The first ‘life’ of Homer listed below is extremely strange. The other is a rather short but typical variation on the others. For some additional “lives” see earlier posts.
Life of Homer 7 (Allen; Eustathius Comm. Ad. Od. 1713.17)
“Alexander the Paphian records that Homer was the son of Aithra and Dmasagoras, Egyptians and that his nurse was a prophetess, a certain daughter of Oros, a priest of Isis, from whose breasts once flowed honey into the child’s mouth. Then the child uttered nine voices during the night: a swallow’s, a peacock’s, a dove’s, a crow’s, a partridge’s, a water hen’s, a starling’s, a nightingale’s, and a blackbird’s.
The child was found playing with nine doves on his bed along with the Sybil who was being entertained among the child’s doves and had been inspired to improvise epic lines which began “Dmasagoras, man of much victory…” in which she also addressed Homer’s father as “very-famous” and “prince” and ordered him to build a temple for the nine Pierian Muses. And she was revealing the muses to him [Dmasagoras].Then he did that [what she ordered] and showed the accomplishment to the human child. And thus the poet reverenced the animals he played with as a child and he made the doves carry ambrosia to Zeus.”
᾿Αλέξανδρος δὲ ὁ Πάφιος ἱστορεῖ τὸν ῞Ομηρον υἱὸν Αἰγυπτίων Δμασαγόρου καὶ Αἴθρας· τροφὸν δὲ αὐτοῦ προφῆτίν τινα θυγατέρα ῎Ωρου ἱερέως ῎Ισιδος, ἧς ἐκ τῶνμαστῶν μέλι ῥεῦσαί ποτε εἰς τὸ στόμα τοῦ παιδίου. καὶ τὸ βρέφος ἐν νυκτὶ φωνὰς ἐννέα προέσθαι· χελιδόνος, ταῶνος, περιστερᾶς, κορώνης, πέρδικος, πορφυρίωνος, ψαρός, ἀηδόνος καὶ κοττύφου. εὑρεθῆναί τε τὸ παιδίον μετὰ περιστερῶν ἐννέα παῖζον ἐπὶ τῆς κλίνης, εὐωχουμένην δὲ παρὰ τοῖς τοῦ παιδὸς τὴν Σίβυλλαν ἐμμανῆ γεγονυῖαν ἔπη σχεδιάσαι, ὧν ἀρχὴ
ἐν οἷς καὶ μεγακλεῆ καὶ στεφανίτην αὐτὸν προσειπεῖν, καὶ ναὸν κτίσαι κελεῦσαι ἐννέα Πιερίδων· ἐδήλου δὲ τὰς μούσας. τὸν δὲ καὶ τοῦτο ποιῆσαι καὶ τῷ παιδὶ ἀνδρωθέντι ἐξειπεῖν τὸ πρᾶγμα. καὶ τὸν ποιητὴν οὕτω σεμνῦναι τὰ ζῷα οἷς βρέφος ὢν συνέπαιζε, καὶ ποιῆσαι αὐτὰ τῷ Διὶ τὴν ἀμβροσίαν κομίζοντα.
Life of Homer 4 (Allen; 8 Most, Vita Scorialensis 1)
“Homer, the poet, was the son of Maiôn and Hurnetho, according to some. According to others, he was the son of Melês. Others attribute his lineage to Kalliopê the Muse. They say that he was named Melêsigenes or Melianaks, but after he was blinded he was named Homer—for the Aeolians call blind people “Homers”. Some say his country was Smyrna, others say it was Khios; even others say Kolophôn and some claim it is Athens. He traveled around singing his poems. Later, Peisistratos gathered together his poems, as this epigram shows:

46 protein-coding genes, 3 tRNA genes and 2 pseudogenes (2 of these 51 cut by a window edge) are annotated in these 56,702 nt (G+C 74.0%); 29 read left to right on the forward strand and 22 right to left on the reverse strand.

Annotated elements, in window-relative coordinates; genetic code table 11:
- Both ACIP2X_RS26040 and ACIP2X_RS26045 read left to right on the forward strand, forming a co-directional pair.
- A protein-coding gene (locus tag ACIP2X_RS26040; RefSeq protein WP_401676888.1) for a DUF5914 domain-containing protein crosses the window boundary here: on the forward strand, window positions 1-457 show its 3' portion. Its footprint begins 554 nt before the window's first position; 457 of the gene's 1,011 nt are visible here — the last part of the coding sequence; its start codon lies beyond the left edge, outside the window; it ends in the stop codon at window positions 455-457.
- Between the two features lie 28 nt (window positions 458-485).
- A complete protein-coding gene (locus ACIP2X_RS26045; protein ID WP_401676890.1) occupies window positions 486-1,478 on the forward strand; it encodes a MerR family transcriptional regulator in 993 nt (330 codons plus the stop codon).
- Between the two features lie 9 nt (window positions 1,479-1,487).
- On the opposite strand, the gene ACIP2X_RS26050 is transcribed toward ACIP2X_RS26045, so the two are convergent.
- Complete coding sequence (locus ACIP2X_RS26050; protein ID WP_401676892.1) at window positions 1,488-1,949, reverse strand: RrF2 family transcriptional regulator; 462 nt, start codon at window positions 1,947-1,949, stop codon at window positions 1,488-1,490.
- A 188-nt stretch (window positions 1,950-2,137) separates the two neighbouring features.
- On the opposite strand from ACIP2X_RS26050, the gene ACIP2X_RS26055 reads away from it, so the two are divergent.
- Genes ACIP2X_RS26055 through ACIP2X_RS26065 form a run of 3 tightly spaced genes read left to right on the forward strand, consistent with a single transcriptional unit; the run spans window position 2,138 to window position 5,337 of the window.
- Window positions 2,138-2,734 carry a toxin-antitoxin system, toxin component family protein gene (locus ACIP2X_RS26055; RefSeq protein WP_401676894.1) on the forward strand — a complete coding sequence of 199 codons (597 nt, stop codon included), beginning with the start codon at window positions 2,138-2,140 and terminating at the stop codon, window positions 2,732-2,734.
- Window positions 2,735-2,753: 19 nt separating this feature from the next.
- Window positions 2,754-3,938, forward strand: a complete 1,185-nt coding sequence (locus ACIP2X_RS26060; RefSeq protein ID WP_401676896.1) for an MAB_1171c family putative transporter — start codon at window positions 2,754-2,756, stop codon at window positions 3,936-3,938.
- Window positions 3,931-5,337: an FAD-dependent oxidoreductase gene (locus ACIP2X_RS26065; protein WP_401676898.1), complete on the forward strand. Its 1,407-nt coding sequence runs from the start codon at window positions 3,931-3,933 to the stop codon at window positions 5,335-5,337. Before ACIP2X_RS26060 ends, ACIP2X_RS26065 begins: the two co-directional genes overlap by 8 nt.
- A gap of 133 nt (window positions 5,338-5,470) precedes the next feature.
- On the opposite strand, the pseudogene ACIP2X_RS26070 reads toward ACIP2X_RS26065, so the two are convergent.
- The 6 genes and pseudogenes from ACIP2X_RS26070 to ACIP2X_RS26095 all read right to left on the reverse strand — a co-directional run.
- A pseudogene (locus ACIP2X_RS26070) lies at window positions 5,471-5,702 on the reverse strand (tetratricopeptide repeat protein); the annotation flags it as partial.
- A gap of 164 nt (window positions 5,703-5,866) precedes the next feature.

The people of Erektheus ran me out of town after I was a tyrant
Three times and took me back three times.
Peisistratos, tremendous in councils, who gathered up
all the Homer that was sung separately before.
That golden one is our citizen
If we believe that Athens founded Smyrna
They say that he died after starving himself due to grief on the island Ios because he could solve the riddle which was posed to him by the fishermen. When he encountered them he asked: “Fisherman from Arcadia, what do you have?”
And they answered: “However much we caught, we left behind; but whatever we didn’t, we bring.”
And written on his gravestome is:
Here the earth covers over this sacred head,
The master of heroic men, godly Homer.”
῞Ομηρος ὁ ποιητὴς υἱὸς ἦν κατὰ μέν τινας Μαίονος καὶ ῾Υρνηθοῦς, κατὰ δ’ ἐνίους Μέλητος τοῦ ποταμοῦ καὶ Κριθηίδος νύμφης. ἄλλοι δ’ αὐτοῦ τὸ γένος εἰς Καλλιόπην τὴν Μοῦσαν ἀναφέρουσιν. φασὶ δ’ αὐτὸν Μελησιγένη ἢ Μελησιάνακτα κεκλῆσθαι, τυφλωθέντα δ’ αὐτὸν ὕστερον ῞Ομηρον κληθῆναι· οἱ γὰρ Αἰολεῖς τοὺς τυφλοὺς ὁμήρους καλοῦσιν. πατρίδα δ’ αὐτοῦ οἱ μὲν Σμύρναν, οἱ δὲ Χίον, οἱ δὲ Κολοφῶνα, οἱ δ’ ᾿Αθήνας λέγουσιν. περιιὼν δὲ τὰς πόλεις ᾖδε τὰ ποιήματα. ὕστερον δὲ Πεισίστρατος αὐτὰ συνήγαγεν, ὡς τὸ ἐπίγραμμα τοῦτο δηλοῖ·
τρίς με τυραννήσαντα τοσαυτάκις ἐξεδίωξε
δῆμος ᾿Ερεχθῆος καὶ τρὶς ἐπηγάγετο,
τὸν μέγαν ἐν βουλαῖς Πεισίστρατον ὃς τὸν ῞Ομηρον
ἤθροισα σποράδην τὸ πρὶν ἀειδόμενον·
ἡμέτερος γὰρ κεῖνος ὁ χρύσεος ἦν πολιήτης
εἴπερ ᾿Αθηναῖοι Σμύρναν ἐπῳκίσαμεν.
φασὶ δ’ αὐτὸν ἐν ῎Ιῳ τῇ νήσῳ διὰ λύπην ἀποκαρτερήσαντα τελευτῆσαι διὰ τὸ μὴ λῦσαι τὸ ζήτημα τὸ ὑπὸ τῶν ἁλιέων αὐτῷ προτεθέν. ὁ μὲν γὰρ ἐπιστὰς ἤρετο·
ἄνδρες ἀπ’ ᾿Αρκαδίης ἁλιήτορες ἦ ῥ’ ἔχομέν τι;
οἱ δ’ ἀπεκρίναντο·
ὅσσ’ ἕλομεν λιπόμεσθ’, ὅσα δ’ οὐχ ἕλομεν φερόμεσθα.
ἐπιγέγραπται δ’ ἐν τῷ μνήματι αὐτοῦ
ἐνθάδε τὴν ἱερὴν κεφαλὴν κατὰ γαῖα καλύπτει
ἀνδρῶν ἡρώων κοσμήτορα, θεῖον ῞Ομηρον.